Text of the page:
Fuel cards with a clearly stated policy can help a company control and track costs. Cards can prevent fraud, encourage fuel efficiency and save money. Advanced fuel cards can also provide a business with a great deal of data regarding fuel consumption.
In the past, companies with large fleets may have had an agreement with a single gas station, had company credit cards issued to drivers, or had a simple fuel card that reported only the amount of fuel purchased and the day. These systems were susceptible to fraud, even when a company developed clear policies.
Modern fuel cards can collect a great deal of data to help business owners track expenses. Ted Jones of TCH Express, a fuel card company, says his software can collect 232 different data options, although most companies don't use all of them. Some include time of day, amount and type of purchase; this can help separate fuel and oil change charges, for instance. Companies can use a website to activate or deactivate cards, limit expenditures and track use, making fuel card policies easier to enforce.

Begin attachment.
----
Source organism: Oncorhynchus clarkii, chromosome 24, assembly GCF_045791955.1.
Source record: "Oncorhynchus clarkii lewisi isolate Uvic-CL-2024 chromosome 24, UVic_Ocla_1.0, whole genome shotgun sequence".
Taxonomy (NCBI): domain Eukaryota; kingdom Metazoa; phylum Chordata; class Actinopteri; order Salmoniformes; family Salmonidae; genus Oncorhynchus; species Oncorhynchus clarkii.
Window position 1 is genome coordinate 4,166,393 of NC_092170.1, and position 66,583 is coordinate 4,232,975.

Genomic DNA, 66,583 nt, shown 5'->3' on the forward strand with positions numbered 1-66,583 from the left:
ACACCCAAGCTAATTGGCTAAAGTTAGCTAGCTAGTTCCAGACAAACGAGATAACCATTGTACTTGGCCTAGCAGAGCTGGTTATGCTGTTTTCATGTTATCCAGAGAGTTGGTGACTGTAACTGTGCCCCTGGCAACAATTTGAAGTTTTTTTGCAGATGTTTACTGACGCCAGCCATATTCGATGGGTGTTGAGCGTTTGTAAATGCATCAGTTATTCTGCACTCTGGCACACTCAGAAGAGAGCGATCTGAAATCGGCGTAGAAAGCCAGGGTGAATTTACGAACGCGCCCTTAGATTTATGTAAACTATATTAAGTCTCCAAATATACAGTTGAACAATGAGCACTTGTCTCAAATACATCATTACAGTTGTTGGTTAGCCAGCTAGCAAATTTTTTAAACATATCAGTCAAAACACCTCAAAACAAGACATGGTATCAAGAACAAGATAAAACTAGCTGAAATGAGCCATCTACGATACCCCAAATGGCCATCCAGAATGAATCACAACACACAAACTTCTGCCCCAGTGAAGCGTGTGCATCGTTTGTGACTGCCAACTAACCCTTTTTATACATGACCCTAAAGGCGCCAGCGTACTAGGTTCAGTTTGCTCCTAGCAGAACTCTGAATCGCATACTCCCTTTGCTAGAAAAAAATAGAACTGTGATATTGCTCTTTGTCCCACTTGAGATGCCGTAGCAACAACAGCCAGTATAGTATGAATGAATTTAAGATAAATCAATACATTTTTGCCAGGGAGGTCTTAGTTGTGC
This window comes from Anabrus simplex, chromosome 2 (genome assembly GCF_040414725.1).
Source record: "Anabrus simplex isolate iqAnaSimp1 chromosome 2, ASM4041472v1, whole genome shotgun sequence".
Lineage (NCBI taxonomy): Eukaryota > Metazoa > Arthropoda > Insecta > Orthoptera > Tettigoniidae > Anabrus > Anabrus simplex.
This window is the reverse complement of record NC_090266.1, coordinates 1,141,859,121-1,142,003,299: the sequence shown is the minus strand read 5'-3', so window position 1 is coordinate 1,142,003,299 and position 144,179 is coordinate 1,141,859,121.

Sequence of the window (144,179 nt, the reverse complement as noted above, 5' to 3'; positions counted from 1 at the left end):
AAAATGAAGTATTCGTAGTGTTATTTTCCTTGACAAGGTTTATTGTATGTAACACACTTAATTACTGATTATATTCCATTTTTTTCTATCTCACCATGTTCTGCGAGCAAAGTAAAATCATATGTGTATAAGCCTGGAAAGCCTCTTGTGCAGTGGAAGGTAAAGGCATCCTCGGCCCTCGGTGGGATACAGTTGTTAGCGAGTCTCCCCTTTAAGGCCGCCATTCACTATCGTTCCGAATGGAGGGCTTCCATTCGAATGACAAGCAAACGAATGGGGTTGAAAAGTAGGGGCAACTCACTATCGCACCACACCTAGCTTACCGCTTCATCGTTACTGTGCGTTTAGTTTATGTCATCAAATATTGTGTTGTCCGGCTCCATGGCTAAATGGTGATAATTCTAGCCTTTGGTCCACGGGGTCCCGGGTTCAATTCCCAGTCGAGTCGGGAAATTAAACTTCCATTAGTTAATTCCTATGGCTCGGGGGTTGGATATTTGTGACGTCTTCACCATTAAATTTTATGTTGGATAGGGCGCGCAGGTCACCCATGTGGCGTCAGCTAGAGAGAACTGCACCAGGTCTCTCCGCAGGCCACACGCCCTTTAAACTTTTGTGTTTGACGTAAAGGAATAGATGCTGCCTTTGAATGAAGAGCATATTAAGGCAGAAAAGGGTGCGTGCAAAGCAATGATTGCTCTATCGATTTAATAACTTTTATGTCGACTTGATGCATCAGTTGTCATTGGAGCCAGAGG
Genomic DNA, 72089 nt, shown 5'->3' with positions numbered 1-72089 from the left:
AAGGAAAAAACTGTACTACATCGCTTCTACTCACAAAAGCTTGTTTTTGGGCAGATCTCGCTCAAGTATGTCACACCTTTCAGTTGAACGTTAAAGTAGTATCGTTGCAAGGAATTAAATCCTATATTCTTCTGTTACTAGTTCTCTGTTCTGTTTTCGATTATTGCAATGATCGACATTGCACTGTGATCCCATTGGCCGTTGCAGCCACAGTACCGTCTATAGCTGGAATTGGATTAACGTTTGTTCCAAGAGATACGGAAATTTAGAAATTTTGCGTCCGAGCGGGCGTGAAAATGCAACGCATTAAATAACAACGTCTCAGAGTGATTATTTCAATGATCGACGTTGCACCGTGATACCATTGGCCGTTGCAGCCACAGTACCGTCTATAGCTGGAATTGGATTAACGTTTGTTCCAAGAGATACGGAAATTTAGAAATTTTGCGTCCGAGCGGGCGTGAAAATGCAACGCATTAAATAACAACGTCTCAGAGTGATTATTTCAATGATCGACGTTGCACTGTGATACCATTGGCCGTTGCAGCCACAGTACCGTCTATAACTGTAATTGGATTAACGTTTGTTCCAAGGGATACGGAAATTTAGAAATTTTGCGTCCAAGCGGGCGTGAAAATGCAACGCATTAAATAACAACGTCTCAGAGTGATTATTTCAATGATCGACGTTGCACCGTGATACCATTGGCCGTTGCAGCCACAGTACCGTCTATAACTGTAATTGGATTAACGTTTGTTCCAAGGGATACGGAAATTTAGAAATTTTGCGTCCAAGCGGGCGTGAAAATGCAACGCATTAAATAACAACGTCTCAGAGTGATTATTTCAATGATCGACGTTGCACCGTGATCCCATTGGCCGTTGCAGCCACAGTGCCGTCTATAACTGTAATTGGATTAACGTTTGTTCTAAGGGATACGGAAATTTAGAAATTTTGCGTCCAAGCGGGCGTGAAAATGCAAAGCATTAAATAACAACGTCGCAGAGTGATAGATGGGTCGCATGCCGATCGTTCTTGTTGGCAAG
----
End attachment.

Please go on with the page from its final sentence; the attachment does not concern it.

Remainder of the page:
A company should develop policies regarding who can use fuel cards and for what purpose. It should also specify what time of day fuel can be purchased, and what other products and services, if any, can be paid for with the fuel card.
Rachel Murdock published her first article in "The Asheville Citizen Times" in 1982. Her work has been published in the "American Fork Citizen" and "Cincinnati Enquirer" as well as on corporate websites and in other online publications. She earned a Bachelor of Arts in journalism at Brigham Young University and a Master of Arts in mass communication at Miami University of Ohio.